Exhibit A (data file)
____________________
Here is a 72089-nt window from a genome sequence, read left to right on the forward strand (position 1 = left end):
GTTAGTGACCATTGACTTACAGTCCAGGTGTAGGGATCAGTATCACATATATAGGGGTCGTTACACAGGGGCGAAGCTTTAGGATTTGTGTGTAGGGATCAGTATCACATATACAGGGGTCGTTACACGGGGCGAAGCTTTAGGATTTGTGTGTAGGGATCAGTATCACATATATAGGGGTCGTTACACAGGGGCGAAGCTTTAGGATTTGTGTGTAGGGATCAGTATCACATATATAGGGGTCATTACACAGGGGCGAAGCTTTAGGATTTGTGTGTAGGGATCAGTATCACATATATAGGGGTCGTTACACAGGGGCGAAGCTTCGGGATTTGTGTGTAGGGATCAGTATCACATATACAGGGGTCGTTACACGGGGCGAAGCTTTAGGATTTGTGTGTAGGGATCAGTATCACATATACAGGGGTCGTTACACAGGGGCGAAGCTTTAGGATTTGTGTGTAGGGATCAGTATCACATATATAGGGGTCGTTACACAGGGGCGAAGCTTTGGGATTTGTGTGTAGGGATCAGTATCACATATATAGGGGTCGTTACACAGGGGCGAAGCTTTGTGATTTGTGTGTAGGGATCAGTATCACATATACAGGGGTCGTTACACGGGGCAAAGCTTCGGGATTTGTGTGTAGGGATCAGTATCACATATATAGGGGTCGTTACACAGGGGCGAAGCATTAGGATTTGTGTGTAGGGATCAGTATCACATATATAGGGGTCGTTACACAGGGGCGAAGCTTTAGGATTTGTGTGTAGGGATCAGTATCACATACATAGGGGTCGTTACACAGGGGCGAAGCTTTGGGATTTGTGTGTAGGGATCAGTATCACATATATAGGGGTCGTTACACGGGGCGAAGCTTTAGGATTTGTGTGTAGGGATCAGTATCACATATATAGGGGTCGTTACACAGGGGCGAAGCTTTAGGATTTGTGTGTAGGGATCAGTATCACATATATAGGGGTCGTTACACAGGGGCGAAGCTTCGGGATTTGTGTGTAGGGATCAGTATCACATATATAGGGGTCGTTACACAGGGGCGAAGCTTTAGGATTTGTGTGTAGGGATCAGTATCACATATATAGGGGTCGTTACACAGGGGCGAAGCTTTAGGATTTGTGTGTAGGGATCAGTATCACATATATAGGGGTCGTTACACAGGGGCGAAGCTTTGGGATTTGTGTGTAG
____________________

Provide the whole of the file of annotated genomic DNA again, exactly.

Here is a 72089-nt window from a genome sequence, read left to right on the forward strand (position 1 = left end):
GTTAGTGACCATTGACTTACAGTCCAGGTGTAGGGATCAGTATCACATATATAGGGGTCGTTACACAGGGGCGAAGCTTTAGGATTTGTGTGTAGGGATCAGTATCACATATACAGGGGTCGTTACACGGGGCGAAGCTTTAGGATTTGTGTGTAGGGATCAGTATCACATATATAGGGGTCGTTACACAGGGGCGAAGCTTTAGGATTTGTGTGTAGGGATCAGTATCACATATATAGGGGTCATTACACAGGGGCGAAGCTTTAGGATTTGTGTGTAGGGATCAGTATCACATATATAGGGGTCGTTACACAGGGGCGAAGCTTCGGGATTTGTGTGTAGGGATCAGTATCACATATACAGGGGTCGTTACACGGGGCGAAGCTTTAGGATTTGTGTGTAGGGATCAGTATCACATATACAGGGGTCGTTACACAGGGGCGAAGCTTTAGGATTTGTGTGTAGGGATCAGTATCACATATATAGGGGTCGTTACACAGGGGCGAAGCTTTGGGATTTGTGTGTAGGGATCAGTATCACATATATAGGGGTCGTTACACAGGGGCGAAGCTTTGTGATTTGTGTGTAGGGATCAGTATCACATATACAGGGGTCGTTACACGGGGCAAAGCTTCGGGATTTGTGTGTAGGGATCAGTATCACATATATAGGGGTCGTTACACAGGGGCGAAGCATTAGGATTTGTGTGTAGGGATCAGTATCACATATATAGGGGTCGTTACACAGGGGCGAAGCTTTAGGATTTGTGTGTAGGGATCAGTATCACATACATAGGGGTCGTTACACAGGGGCGAAGCTTTGGGATTTGTGTGTAGGGATCAGTATCACATATATAGGGGTCGTTACACGGGGCGAAGCTTTAGGATTTGTGTGTAGGGATCAGTATCACATATATAGGGGTCGTTACACAGGGGCGAAGCTTTAGGATTTGTGTGTAGGGATCAGTATCACATATATAGGGGTCGTTACACAGGGGCGAAGCTTCGGGATTTGTGTGTAGGGATCAGTATCACATATATAGGGGTCGTTACACAGGGGCGAAGCTTTAGGATTTGTGTGTAGGGATCAGTATCACATATATAGGGGTCGTTACACAGGGGCGAAGCTTTAGGATTTGTGTGTAGGGATCAGTATCACATATATAGGGGTCGTTACACAGGGGCGAAGCTTTGGGATTTGTGTGTAG